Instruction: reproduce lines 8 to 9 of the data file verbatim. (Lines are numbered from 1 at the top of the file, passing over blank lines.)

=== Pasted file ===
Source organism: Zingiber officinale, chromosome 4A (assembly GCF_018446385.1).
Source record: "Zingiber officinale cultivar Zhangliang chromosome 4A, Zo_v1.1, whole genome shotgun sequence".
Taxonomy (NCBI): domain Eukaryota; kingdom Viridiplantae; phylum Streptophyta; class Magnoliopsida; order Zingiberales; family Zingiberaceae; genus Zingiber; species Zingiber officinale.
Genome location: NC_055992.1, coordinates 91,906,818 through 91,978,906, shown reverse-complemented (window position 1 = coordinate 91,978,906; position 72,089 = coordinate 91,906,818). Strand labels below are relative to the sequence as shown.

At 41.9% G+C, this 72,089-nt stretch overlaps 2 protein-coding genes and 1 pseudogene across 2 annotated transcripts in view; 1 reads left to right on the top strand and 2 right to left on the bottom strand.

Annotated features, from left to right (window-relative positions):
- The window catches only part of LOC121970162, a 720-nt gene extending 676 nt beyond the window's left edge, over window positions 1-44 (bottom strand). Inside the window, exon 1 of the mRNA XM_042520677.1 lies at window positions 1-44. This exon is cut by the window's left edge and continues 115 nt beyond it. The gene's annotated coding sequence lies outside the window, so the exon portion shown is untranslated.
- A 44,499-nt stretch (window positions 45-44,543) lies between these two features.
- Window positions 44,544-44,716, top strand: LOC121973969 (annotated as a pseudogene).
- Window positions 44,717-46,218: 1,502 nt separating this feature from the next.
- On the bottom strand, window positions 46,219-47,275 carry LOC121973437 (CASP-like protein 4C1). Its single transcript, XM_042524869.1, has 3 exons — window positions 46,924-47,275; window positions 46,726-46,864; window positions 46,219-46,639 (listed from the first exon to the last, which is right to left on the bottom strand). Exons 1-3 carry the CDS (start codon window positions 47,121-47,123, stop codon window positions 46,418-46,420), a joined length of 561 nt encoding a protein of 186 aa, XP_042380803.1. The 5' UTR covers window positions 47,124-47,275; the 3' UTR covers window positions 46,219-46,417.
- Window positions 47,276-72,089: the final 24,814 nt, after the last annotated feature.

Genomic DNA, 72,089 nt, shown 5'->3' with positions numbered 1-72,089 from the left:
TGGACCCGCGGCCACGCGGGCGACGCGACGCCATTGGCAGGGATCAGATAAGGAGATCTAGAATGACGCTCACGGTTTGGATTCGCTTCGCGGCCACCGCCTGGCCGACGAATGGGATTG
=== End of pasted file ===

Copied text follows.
- A 44,499-nt stretch (window positions 45-44,543) lies between these two features.
- Window positions 44,544-44,716, top strand: LOC121973969 (annotated as a pseudogene).